The black hole in ''bullying at work'' research Online publication date:: Fri, 18-Jul-2003
by Charlotte Rayner, Cary L. Cooper
International Journal of Management and Decision Making (IJMDM), Vol. 4, No. 1, 2003
Abstract: Gathering data about black holes is difficult because we cannot see them. The gravity pull of the black hole is so strong that light, even at its great speed, cannot escape. We know black holes exist only because of celestial bodies around them, which, for example, change course or behave ''oddly'', sometimes being ''eaten'' by the crushing effect of the gravity-pulls from the black hole. For those who study negative behaviour at work, ''the bully'' is the parallel of black holes – almost invisible to us. We gain all our data regarding ''bullies'' from other people and events that happen around them. For example, when trying to detect pockets of bullying, personnel are directed to look for high exit rates of staff, long-term sickness due to stress and other side-effects that can be associated with a bullying situation. Finding and studying the bully is like trying to study black holes – we are often chasing scattered debris of complex data and shadows of the past. The study reported in this paper used data from subordinates on their managers' behaviour in order to classify how tough the managers were. A spectrum of ''toughness'' of management behaviour was generated. The managers' responses to a variety of measures including stress and mental health were examined as a way of trying to discriminate within the ''toughness'' spectrum. Results were non-significant. The study revealed differences in reporting of negative behaviour of managers and led to the suggestion that three types of manager behaviour might be present. The first is negative behaviour (typical of studies into bullying at work) that causes distress when it is present, but has no positive effect when it is absent – for example public humiliation. Another is spectrum behaviour that causes distress when it is absent and is enhancing to subordinates when it is present – for example being trusted with information. A third type was suggested as a result of the findings, but not included in this study. This third type could be termed positive behaviour (typical of leadership studies) and be enhancing when it is present, but not cause distress when it is absent – for example charismatic leadership. The results are discussed in the light of future research.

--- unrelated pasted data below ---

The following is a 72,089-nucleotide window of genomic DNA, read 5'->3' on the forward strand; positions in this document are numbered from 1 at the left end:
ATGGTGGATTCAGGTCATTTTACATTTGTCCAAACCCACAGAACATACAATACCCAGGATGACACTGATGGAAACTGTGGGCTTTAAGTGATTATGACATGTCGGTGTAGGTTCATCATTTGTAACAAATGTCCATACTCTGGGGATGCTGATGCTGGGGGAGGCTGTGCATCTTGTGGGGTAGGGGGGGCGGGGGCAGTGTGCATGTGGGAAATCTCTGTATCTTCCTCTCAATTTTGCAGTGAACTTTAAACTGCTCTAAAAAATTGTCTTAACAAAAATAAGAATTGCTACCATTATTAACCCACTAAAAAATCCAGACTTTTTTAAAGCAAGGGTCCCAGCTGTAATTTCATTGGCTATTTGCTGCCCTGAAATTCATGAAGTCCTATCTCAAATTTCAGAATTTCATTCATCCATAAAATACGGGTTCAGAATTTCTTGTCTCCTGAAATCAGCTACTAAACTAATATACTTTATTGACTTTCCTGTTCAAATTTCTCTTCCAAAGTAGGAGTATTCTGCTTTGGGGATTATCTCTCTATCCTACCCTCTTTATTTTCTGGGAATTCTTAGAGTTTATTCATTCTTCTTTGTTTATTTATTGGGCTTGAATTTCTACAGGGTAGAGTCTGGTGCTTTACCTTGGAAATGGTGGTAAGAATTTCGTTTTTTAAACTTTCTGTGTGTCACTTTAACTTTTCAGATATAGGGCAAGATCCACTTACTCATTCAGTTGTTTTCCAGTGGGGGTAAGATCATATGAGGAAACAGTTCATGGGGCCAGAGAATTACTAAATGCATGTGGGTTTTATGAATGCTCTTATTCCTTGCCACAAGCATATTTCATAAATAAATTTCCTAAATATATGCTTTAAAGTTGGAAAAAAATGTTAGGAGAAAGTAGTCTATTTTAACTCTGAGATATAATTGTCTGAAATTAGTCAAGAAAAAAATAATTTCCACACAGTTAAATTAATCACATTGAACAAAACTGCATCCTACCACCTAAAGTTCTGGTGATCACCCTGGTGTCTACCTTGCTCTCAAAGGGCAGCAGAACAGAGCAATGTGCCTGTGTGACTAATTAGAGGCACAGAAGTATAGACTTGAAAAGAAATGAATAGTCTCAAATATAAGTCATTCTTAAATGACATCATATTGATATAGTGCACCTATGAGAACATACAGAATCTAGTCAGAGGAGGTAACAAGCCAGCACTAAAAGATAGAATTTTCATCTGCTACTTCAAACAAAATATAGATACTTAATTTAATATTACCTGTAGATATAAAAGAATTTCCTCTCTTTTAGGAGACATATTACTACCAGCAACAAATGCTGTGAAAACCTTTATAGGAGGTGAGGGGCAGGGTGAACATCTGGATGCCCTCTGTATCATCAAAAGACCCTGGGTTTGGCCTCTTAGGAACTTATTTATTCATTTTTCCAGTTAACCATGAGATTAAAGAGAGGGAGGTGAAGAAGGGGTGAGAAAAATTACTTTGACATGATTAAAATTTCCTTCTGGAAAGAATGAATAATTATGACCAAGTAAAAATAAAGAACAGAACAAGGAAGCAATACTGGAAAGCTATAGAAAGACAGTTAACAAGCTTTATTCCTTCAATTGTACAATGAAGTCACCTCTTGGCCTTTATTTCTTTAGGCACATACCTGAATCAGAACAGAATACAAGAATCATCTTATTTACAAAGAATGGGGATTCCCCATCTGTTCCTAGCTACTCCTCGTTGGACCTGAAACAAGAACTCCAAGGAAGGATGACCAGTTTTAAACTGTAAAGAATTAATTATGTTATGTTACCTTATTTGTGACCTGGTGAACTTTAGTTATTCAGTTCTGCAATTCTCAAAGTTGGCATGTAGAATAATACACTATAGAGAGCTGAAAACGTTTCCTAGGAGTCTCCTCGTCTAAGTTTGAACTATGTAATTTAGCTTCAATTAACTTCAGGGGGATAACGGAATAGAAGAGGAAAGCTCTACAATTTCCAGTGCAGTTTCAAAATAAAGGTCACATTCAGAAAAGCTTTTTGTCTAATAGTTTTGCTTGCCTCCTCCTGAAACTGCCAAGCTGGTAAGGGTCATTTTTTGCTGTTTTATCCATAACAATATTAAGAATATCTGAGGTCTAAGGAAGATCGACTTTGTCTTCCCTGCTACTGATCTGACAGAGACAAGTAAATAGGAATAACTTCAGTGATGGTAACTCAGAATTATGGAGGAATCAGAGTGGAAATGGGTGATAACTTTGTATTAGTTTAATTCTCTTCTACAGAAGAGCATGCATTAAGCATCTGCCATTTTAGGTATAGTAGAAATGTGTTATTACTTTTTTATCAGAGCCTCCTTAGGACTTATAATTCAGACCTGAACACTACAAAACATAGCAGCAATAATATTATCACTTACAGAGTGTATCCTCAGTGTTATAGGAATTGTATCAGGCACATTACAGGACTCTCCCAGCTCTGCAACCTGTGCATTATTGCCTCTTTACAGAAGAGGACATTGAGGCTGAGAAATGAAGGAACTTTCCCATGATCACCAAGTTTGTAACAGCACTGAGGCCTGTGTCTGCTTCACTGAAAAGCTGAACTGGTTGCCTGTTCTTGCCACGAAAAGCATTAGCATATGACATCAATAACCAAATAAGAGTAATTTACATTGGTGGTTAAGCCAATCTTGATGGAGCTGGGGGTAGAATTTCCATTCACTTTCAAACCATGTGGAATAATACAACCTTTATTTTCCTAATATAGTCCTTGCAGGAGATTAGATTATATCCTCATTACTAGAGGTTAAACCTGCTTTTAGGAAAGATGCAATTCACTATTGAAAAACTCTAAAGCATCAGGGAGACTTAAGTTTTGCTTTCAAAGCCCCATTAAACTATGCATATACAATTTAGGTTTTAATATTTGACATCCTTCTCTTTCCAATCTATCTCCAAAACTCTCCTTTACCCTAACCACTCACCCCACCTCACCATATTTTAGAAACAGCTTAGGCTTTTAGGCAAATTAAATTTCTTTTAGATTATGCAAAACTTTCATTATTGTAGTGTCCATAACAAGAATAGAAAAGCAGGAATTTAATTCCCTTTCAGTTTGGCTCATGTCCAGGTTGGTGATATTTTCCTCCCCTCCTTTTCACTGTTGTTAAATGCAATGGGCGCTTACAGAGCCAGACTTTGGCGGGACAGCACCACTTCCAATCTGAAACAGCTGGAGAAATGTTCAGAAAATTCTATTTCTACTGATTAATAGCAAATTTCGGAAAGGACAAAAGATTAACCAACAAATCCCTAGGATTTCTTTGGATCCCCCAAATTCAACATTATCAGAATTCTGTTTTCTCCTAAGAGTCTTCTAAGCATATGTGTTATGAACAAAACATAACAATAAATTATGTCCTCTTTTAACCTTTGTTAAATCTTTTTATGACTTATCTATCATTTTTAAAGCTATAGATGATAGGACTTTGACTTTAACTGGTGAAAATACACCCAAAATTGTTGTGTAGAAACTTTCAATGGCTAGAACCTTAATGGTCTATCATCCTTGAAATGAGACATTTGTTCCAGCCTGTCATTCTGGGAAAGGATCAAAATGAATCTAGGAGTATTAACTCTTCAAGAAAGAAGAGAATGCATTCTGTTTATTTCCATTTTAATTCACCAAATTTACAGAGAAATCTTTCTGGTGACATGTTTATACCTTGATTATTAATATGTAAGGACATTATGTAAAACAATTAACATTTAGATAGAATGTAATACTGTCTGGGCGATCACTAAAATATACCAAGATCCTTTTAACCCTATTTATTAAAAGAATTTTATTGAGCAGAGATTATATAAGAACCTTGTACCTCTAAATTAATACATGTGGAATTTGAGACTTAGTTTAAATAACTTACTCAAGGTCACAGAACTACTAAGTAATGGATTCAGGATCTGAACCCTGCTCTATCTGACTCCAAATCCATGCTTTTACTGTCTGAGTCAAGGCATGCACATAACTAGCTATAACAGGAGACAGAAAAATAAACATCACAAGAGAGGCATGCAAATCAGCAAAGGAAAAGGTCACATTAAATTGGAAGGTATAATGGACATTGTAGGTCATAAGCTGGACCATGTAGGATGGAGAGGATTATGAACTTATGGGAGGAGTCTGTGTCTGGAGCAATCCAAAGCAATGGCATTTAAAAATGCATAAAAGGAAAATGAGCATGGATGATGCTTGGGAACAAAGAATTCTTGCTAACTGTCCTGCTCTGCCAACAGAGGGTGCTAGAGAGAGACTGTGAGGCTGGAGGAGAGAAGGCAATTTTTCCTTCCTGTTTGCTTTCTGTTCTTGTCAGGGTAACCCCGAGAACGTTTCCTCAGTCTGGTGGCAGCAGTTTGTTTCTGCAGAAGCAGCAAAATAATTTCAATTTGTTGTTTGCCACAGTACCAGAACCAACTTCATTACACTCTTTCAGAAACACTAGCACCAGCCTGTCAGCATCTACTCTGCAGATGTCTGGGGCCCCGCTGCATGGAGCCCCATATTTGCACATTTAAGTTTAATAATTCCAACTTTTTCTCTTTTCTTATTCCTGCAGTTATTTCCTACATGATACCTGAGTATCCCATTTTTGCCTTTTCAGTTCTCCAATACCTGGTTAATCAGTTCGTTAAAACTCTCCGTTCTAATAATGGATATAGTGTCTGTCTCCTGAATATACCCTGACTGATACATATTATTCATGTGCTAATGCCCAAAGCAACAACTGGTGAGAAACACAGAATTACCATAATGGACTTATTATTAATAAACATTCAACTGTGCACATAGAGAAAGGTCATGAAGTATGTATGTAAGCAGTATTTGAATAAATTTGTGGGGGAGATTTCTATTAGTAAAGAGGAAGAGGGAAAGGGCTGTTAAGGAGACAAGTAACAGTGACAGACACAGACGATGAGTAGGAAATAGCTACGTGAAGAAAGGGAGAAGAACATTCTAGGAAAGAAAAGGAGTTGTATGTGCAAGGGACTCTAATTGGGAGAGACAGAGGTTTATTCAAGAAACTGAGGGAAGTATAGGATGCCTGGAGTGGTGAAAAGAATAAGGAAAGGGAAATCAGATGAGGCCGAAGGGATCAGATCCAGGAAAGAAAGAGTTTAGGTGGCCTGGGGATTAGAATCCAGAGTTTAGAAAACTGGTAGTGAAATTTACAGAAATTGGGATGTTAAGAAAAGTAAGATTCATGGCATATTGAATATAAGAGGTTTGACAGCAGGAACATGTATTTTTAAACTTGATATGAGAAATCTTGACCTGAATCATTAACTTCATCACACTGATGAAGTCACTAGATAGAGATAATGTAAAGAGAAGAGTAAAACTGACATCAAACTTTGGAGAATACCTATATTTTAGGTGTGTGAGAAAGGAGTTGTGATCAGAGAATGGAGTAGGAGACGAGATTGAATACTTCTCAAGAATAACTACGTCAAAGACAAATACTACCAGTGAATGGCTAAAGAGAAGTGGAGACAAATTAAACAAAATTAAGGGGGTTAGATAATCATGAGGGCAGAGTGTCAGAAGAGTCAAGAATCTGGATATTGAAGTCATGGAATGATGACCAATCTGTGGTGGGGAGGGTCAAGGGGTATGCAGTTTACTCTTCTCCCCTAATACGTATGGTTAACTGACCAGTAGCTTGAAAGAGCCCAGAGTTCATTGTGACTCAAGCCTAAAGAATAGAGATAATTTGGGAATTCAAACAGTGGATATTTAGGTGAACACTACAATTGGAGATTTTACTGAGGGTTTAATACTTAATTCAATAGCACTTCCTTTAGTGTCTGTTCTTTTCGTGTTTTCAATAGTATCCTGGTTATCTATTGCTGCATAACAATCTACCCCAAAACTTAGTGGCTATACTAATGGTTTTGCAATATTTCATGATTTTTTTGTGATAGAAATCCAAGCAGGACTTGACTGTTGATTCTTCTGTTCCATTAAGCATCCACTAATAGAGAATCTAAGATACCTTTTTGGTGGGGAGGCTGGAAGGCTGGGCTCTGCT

Online publication date:: Fri, 18-Jul-2003
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